As a young man I loved Bruce Lee movies. In the movie, Bruce Lee is always righteous and forever fearless.
Bruce Lee’s is righteous. His action against his nemesis is always just. After all, he was always pushed against the wall before fighting back, reluctantly, and apologetically. I remember saying to myself, as I watched “Fist of Fury”: “Quick, do something, anything, to show the Japanese that Chinese are not "Sick Men of East Asia" (東亞病夫).” In every Bruce Lee movie I cheered him on. In every movie Bruce Lee would take his time, with insult after insult from the bad guys, before he fought back, and won, at the very end. What a gentleman!
Bruce Lee is fearless. He can take on 10, 100 people with a fist, leg and at times a pair of Nunchuck. His moves are fast. His kills are clean. He never walks away from a good fight. He is full of bravado. His body posture and hand gestures always send off the message: “Bring it on, if you dare." What a hero!
Years later, I became a black belt karate instructor and riot platoon commander. I started to learn about martial art and military operations, from inside out and not outside in. That was when I started to realize that Bruce Lee’s movie as imaged has nothing to do with reality as lived.
In reality, there are few (if any) completely good guys or totally bad guys. People just do not get along. One thing leads to anther, instead of talking, people get into fights. Marriage couples are good examples. As a divorce lawyer for a number of years, I have heard enough of such a saying: “It is all is his/her fault.” In fact, with any human relationship, there is enough blame to go around, for both sides. In US, there is this saying: "It takes two to tangle." (We cannot fight with ourselves, alone. In actuality, when we get into a fight, we are fighting our internal demon. In the US, we are always fighting a war with someone - we need to show our goodness by attacking badness!) There is an age old Chinese saying: “The most wise judge cannot begin to sort out a family dispute.” (This means that human relationship are reciprocal, full of gives and takes.) The point here is that in real life, as distinguish from a Bruce Lee movie, everyone are righteously disposed, but not everyone is free of blame.
In reality, there are few (if any) heroes. As a karate practitioner and police commander, I am both competent and confident. I know how to handle myself/my troops. If I am in a fight, I am sure I would win, in the end. But I am always fearful of the fighting process. I am fearful of getting into a fight for any number of reasons. What if I make a wrong move? What it I have read my opponent wrong? What if luck is not on my side? What if there is a freak accident?
As I get into a fight, I always know I would get hurt. What I do not know is when, where, how and how seriously I will be hurt.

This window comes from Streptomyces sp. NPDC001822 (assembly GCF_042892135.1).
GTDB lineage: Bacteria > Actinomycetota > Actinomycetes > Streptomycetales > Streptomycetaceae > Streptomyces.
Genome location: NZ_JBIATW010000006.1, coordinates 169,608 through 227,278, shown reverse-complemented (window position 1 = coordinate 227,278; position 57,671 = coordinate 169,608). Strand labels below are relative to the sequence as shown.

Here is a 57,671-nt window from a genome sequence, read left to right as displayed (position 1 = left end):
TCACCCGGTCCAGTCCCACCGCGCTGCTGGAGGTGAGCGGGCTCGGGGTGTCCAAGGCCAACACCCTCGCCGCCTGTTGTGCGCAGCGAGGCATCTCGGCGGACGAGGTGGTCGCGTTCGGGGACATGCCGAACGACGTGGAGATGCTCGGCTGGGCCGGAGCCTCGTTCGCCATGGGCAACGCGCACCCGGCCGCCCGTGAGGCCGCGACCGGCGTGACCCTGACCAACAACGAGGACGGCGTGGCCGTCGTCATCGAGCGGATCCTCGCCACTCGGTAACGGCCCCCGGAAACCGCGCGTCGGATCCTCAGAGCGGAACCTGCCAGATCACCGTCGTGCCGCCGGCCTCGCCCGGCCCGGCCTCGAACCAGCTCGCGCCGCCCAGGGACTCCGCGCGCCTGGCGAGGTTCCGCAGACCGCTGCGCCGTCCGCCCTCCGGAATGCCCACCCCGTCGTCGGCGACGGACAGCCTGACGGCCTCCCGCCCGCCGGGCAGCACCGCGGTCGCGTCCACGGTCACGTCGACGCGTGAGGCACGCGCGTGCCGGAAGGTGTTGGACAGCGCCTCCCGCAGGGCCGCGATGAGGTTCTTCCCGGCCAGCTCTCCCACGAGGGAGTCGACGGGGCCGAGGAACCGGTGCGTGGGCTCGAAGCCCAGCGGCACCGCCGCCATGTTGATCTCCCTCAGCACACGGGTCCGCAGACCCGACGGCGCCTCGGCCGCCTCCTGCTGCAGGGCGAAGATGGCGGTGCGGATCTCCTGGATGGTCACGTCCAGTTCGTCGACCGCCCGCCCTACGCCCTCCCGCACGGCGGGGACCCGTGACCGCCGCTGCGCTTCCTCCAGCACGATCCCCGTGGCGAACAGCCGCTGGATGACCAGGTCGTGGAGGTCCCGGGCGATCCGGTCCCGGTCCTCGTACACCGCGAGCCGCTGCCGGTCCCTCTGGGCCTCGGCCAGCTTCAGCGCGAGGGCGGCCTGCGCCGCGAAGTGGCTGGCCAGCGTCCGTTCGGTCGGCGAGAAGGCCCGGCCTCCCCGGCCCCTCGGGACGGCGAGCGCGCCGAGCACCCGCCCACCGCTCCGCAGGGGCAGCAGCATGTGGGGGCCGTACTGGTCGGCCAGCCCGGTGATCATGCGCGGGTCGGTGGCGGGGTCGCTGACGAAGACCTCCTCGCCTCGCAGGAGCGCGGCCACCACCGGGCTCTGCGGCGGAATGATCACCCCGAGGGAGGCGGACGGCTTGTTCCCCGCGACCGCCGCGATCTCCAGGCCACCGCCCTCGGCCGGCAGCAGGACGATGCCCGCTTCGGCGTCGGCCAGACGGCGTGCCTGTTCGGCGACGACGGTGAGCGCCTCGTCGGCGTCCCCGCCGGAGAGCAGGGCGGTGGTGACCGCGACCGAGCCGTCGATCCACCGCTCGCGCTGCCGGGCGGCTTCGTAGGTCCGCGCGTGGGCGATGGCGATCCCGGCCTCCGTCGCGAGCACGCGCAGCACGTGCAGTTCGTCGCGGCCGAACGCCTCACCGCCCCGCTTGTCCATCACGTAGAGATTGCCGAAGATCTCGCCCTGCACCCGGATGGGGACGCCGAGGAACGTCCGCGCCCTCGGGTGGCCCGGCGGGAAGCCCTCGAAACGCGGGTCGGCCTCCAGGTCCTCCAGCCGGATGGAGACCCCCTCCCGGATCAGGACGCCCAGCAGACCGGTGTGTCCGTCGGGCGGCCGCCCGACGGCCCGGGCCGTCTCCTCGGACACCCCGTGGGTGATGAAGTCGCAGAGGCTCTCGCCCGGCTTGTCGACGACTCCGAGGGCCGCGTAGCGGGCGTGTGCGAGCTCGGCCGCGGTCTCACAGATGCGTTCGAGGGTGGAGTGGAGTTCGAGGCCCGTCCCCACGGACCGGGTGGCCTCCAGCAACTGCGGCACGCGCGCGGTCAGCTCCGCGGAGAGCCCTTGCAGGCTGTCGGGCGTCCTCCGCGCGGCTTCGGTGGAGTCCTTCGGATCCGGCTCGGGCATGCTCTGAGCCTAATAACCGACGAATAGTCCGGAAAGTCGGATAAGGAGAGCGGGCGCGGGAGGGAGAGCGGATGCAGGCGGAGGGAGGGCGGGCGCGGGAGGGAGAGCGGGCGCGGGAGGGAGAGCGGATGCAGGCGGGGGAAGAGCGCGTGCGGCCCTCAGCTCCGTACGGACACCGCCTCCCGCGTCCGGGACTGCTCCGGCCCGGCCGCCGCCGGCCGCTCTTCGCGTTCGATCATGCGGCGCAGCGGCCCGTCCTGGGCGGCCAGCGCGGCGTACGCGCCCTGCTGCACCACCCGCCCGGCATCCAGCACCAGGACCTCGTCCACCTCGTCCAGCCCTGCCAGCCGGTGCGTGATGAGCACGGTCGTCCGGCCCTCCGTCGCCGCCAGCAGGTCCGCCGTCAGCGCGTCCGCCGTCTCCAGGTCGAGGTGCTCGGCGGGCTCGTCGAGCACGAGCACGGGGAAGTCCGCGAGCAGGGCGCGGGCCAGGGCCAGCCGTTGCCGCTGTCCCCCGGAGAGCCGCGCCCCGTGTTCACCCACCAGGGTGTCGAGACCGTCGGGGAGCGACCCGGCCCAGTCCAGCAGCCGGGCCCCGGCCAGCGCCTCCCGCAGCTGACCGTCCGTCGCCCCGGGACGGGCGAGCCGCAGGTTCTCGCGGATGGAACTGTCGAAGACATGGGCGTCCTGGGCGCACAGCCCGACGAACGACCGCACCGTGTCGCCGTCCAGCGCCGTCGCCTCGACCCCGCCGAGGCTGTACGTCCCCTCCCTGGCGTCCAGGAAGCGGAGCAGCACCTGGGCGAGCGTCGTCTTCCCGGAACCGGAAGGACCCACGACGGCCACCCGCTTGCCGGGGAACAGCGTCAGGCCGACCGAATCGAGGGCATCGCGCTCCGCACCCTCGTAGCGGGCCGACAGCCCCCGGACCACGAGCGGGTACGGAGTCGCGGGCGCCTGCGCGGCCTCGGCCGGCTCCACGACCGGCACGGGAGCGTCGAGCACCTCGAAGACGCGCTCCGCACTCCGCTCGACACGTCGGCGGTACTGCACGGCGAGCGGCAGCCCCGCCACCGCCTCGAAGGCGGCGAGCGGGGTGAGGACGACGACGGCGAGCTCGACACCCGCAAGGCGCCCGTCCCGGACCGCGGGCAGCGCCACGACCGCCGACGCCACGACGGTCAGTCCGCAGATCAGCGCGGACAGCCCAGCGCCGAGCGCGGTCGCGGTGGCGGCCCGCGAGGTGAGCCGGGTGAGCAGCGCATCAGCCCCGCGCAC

Through the years, I learn to have a lot more respect for my adversaries. In my victory, I always hope that I did the least harm to others. Sometimes when fatality happened or injury occurred, I always wonder out loud whether I could have avoided or minimized the harm, even with risk to my own well being. To a martial expert, fighting a good fight does not necessary need to be a mean and demeaning process. A fearless warrior takes on a whole new meaning. There are all kinds of fear and apprehension in anything we do, that is of consequences! In stead of being fearless we need to be fearful; luck running out or doing the wrong thing. One thing that “intelligent” fear teaches us is not to get into a fight at all. And, if we have to fight, we have to fight to save life, not to pile up damages.
I wrote at length about Bruce Lee movie and my experience with martial art to make a point – do not believe what the media say about the special force. More pointedly, do not fantasize about righteous killings and fearless warriors. They do not exist in real life. (Every time Bruce Lee movie is in town, I have 100 people lining up at my dojo wanting to be the next Bruce Lee. I fear the same for special force.)
I am sure the special force is a superlative trained and well prepared fighting force that our country cannot do without. However, I know from life experience that the invasion of Pakistan and execution of Osama bin Laden did not happened like a Bruce Lee movie: a righteous kill by fearless warriors in a picture perfect engagement.
. there is little righteousness in invading another sovereign nation (Pakistan)
. there is little righteousness in killing an unarmed terrorist
. there is a lot more fear to go around if one of the two special force choppers went down and the elite Pakistan arm force training site is just around the corner
There is every indication - few weapons, slight resistance, no firefight - that the nation is fed a special force movies script that is not real. (As I write, the story line of the special force operation is still changing.) There is also plenty of evidence that the people want to see a special force reality show, as imagined, more so than wanting to know what really happened.
I write this commentary not because I want to belittle the special force. As a martial artist, I have great respect for them.
I write this commentary to make people know that special force operations are not like Bruce Lee movie with righteous and fearless warriors, fighting a picture perfect war – make for prime time.
The nation and public is put on notice – war is messy, operations are bloody, and killing people are never fun.
Lastly and most importantly, the Osama bin Laden execution is not a Bruce Lee movie certainly for entertainment and adoration!
If you do decide to join the special force, please leave the Bruce Lee movie at home. Otherwise, you will be disappointed…